Assemblymember Bronson: Assembly Budget Proposal Invests in Education, Mental Health Services and Workforce Development

“The last two years have truly shown the strength and resiliency of our communities. Times have been tough, which is why I worked with my colleagues to produce an Assembly budget proposal that delivers critical funds and resources for local families. From increasing support for our schools to providing workers with the skills they need to get the jobs they need to support their families, the Assembly budget proposal would provide important resources for local families.

“Students and teachers have faced a host of challenges during the COVID-19 pandemic, including adapting to remote learning and other disruptions to their normal routines. To better support students at this critical juncture, the Assembly plan would provide a historic $30.9 billion – a 7% increase over last year’s budget – in school aid, a $1.5 billion increase in Foundation Aid, and $150 million for universal prekindergarten. It also allocates $100 million over two years for the Recover from COVID Schools Program (RECOVS), which provides matching funds for enhanced education or mental health support for students and restores $5 million in funding for Advantage After School Program, which provides structured activities for youth.

“Caring for and investing in our community’s mental health and wellness has long been overlooked, which is why I fought to ensure mental health services were adequately funded in the Assembly’s budget proposal. This includes increasing funding for children’s mental health programs under the state Office of Mental Health (OMH) by $53 million and allocating $35 million to establish the 988 Crisis Hotline, which would provide centralized and easy access to state resources. This funding will dramatically improve services for those battling mental illness at any age, which will ultimately save lives.

“The plan also includes $50 million for localities and nonprofits to expand access to mental health and substance abuse providers and $5 million for Crisis Intervention teams, which serve as an alternative to hospitalization for children experiencing emotional distress. And, to bolster services for disabled individuals, I secured an additional $10 million – for a total of $25 million – for the Independent Living Opportunities program in the budget proposal.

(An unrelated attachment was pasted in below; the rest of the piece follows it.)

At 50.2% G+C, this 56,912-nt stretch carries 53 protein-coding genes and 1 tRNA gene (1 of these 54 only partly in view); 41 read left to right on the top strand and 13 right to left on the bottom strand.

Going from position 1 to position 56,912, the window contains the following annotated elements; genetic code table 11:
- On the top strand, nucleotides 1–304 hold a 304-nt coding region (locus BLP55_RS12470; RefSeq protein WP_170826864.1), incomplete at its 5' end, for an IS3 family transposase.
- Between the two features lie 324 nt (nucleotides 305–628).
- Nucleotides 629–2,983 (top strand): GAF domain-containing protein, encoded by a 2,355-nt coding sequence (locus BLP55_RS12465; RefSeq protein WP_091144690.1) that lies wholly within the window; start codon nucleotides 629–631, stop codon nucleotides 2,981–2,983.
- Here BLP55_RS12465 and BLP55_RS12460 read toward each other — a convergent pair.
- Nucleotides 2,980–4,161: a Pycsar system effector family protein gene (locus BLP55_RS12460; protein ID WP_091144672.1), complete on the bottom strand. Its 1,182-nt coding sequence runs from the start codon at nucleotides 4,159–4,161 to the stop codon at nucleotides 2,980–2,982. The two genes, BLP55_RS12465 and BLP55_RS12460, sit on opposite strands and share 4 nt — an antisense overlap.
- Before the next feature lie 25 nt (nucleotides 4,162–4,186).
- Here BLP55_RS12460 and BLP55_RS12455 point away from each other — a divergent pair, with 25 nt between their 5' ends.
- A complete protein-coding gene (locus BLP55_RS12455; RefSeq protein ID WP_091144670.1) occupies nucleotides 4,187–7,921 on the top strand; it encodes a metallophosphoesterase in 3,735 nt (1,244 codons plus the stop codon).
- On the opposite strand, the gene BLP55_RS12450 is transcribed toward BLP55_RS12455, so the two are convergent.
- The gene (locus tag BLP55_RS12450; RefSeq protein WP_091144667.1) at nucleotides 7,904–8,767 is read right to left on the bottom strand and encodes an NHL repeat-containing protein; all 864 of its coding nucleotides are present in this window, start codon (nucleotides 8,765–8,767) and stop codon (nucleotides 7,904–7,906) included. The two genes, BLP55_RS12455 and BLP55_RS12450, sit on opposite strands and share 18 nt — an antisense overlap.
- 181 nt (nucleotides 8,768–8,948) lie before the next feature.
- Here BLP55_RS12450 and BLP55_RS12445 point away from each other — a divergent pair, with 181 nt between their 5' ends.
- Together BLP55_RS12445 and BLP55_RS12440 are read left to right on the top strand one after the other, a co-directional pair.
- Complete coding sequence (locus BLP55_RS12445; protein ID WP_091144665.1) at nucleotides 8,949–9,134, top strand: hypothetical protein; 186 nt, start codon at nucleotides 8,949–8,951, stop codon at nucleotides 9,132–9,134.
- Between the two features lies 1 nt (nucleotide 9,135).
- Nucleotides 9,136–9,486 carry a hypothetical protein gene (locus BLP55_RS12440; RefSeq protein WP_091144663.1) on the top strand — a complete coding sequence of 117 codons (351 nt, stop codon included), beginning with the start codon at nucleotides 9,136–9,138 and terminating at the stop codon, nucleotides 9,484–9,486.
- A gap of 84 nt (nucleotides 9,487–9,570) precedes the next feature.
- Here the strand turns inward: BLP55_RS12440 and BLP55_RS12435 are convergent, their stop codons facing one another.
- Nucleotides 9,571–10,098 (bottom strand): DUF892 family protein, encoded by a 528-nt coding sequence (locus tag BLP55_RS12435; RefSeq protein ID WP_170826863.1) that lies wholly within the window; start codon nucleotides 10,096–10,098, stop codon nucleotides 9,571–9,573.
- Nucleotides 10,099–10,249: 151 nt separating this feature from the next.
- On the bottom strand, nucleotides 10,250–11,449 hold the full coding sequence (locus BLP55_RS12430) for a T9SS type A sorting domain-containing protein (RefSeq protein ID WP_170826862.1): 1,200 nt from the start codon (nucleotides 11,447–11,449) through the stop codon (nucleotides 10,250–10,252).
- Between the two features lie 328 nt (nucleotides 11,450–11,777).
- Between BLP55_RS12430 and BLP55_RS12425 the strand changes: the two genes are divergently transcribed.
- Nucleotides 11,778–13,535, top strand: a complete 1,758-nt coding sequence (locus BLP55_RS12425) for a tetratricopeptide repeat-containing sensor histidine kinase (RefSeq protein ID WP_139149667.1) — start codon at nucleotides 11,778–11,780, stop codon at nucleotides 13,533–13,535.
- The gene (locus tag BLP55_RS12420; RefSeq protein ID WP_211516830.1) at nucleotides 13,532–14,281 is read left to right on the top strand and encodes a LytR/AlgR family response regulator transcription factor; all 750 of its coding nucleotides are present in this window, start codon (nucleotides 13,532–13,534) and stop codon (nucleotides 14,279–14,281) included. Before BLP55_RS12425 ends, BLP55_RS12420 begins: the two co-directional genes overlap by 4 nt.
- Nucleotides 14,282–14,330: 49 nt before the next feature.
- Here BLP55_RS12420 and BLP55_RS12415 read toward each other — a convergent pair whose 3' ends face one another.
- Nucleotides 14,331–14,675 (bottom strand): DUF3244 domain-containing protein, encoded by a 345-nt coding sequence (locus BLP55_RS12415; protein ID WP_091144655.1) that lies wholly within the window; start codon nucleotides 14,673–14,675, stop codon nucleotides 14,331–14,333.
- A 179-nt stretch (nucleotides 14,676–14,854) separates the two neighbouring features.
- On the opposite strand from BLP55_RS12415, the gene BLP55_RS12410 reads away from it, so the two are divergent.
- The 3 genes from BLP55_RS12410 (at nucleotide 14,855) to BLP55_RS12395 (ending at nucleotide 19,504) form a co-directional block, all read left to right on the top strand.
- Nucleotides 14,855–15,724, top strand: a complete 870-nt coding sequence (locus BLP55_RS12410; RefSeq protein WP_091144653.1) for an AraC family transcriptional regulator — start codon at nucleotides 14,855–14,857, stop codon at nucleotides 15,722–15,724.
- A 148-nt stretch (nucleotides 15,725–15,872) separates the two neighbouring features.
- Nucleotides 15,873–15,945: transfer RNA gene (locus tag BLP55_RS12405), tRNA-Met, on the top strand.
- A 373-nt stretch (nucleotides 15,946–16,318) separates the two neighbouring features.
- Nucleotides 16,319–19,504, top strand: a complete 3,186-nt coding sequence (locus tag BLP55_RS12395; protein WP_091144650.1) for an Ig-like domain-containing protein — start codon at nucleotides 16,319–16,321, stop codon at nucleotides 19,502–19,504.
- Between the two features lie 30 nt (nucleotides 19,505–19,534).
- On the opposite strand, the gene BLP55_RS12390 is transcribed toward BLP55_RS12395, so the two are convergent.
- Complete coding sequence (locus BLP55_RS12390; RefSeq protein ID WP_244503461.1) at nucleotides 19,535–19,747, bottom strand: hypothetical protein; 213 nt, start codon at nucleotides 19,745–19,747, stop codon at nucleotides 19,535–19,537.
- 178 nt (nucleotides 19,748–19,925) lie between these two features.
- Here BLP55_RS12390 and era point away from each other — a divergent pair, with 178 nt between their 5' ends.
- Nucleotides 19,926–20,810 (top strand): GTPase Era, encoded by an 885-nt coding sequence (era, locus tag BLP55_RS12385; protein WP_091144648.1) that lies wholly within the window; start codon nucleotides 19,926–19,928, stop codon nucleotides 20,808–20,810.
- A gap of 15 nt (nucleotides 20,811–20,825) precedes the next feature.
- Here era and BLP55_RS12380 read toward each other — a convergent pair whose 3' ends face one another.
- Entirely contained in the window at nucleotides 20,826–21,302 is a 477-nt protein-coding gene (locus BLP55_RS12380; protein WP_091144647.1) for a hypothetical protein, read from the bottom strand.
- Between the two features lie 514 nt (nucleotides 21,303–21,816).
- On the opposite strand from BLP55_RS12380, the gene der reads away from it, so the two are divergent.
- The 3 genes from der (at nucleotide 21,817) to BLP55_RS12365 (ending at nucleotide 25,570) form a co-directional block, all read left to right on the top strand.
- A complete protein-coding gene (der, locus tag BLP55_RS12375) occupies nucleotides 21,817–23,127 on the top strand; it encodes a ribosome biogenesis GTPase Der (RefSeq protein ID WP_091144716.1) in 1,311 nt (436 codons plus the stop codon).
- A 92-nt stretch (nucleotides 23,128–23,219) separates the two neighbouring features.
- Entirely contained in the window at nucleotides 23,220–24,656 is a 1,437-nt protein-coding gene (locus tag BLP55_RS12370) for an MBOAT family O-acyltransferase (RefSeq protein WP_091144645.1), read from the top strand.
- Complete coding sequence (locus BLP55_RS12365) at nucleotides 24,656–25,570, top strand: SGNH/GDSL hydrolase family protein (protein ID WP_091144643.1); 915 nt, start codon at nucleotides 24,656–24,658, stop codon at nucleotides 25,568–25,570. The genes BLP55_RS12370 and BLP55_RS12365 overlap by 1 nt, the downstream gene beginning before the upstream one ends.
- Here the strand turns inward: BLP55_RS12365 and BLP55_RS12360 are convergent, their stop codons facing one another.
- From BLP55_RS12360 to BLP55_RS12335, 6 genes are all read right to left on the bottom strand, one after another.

“To make sure local workers have the skills they need to succeed in a variety of fields, the Assembly budget proposal provides $320 million for the NY Works Economic Development Fund, $250 million for Restore NY communities and $150 million for Regional Economic Development Councils (REDCs). This funding will help create good-paying jobs and drive further investment into local communities. The Assembly plan also provides critical support for working parents by investing $3 billion in childcare, including $2 billion to maintain current subsidies and expand eligibility from 200% of the federal poverty level (FPL) to 400% of the FPL. Pandemic-related challenges forced many parents to decide between providing care for their children or earning a paycheck, and it’s important that we make significant investments to address this troubling trend.

“As the April 1 budget deadline approaches, I’ll remain focused on passing a state budget that improves the lives of local families and moves us forward.”